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Monday October 22, 2012

Proposal for badminton to have its own line technology

ODENSE: After much deliberation, badminton is likely to have its own technology – similiar to Hawk-Eye in tennis – for players to challenge line calls.

And there will be an improved format for the Olympic Games badminton competition too and an introduction of another new re-packaged badminton series – the Grand Prix Gold series which will offer lucrative money for the second echelon players.

And if the proposal to introduce the technology to minimise questionable line calls and other programmes get the thumbs-up from the Badminton World Federation (BWF) council next year, then 2014 will see badminton notching another milestone.

Yesterday, the BWF’s deputy president Paisan Rangsikitpho, who is also the chairman of events committee, said they had come up with a few proposals after several meetings, including the introduction of instant replay technology.

In the past, players had complained about many dubious calls by linesmen that had affected the quality and standard of the game and even led to arguments and tense situations.

“We are finally making the proposal for the use of this technology. We are not adopting Hawk-eye but are looking into investing in similiar technology – a combination of human and new scientific methods by an American company.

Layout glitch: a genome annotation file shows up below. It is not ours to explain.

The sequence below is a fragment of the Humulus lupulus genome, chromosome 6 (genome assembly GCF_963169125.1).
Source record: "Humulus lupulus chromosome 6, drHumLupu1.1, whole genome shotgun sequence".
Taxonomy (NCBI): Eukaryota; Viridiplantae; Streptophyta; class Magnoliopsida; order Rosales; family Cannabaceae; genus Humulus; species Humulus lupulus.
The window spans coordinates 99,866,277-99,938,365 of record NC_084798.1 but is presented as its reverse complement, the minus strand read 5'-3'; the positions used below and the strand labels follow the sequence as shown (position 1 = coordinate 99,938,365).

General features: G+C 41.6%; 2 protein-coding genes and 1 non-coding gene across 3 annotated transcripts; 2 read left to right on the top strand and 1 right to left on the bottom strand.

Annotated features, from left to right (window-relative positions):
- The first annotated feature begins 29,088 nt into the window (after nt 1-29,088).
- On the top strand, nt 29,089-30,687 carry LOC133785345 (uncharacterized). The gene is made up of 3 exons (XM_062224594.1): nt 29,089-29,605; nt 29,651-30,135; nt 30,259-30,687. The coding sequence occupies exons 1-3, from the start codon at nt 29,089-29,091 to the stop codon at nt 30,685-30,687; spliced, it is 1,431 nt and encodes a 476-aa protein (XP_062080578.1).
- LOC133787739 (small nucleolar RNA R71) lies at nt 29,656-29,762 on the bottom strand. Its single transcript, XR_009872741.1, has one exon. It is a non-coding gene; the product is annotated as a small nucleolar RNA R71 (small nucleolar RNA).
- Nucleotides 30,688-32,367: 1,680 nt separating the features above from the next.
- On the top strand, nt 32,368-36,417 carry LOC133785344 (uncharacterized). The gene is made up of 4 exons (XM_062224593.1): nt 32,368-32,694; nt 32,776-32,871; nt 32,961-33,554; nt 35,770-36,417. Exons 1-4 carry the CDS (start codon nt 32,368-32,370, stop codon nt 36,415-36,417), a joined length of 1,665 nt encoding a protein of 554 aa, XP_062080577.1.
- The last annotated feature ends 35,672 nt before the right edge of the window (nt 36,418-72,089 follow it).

“It will involve huge costs but I believe it will be worth it. If the council approves, we will start by testing it in a few tournaments. We will start with one court and monitor it from then on.”

Paisan said that next year’s Olympic Games format would see some changes. There was a big uproar when BWF punished four women’s doubles pairs for throwing their matches during the London Olympic Games. Some acknowledged it as a good move but some questioned BWF’s rationale in creating a format that allowed the players to manipulate the results.

“We went through it thoroughly and decided that we are not scrapping the format completely but we will make some changes. We will stick with our group format as it was successful as we saw many quality matches,” he said.

“However, we are proposing for a fresh draw to be conducted after the group matches, so that there will not be any more loopholes for players to manipulate.”

Paisan, however, is more excited with the re-branding of their Grand Prix Gold. They are now looking at the GP Gold series, similiar to the Super Series. There will be 10-12 legs and the prize money will be increased.

“The GP Gold event usually see the participation of second tier players but we want them to make good money too. We will increase the prize money. We have reaped great success with our Super Series and we hope to create the same excitement in our GP Gold events,” he added.

Other proposals the committee also looked into are the strengthening of the world ranking processes, building better rapport with the players, looking at ways to promote the sport and encouraging more people to play badminton.


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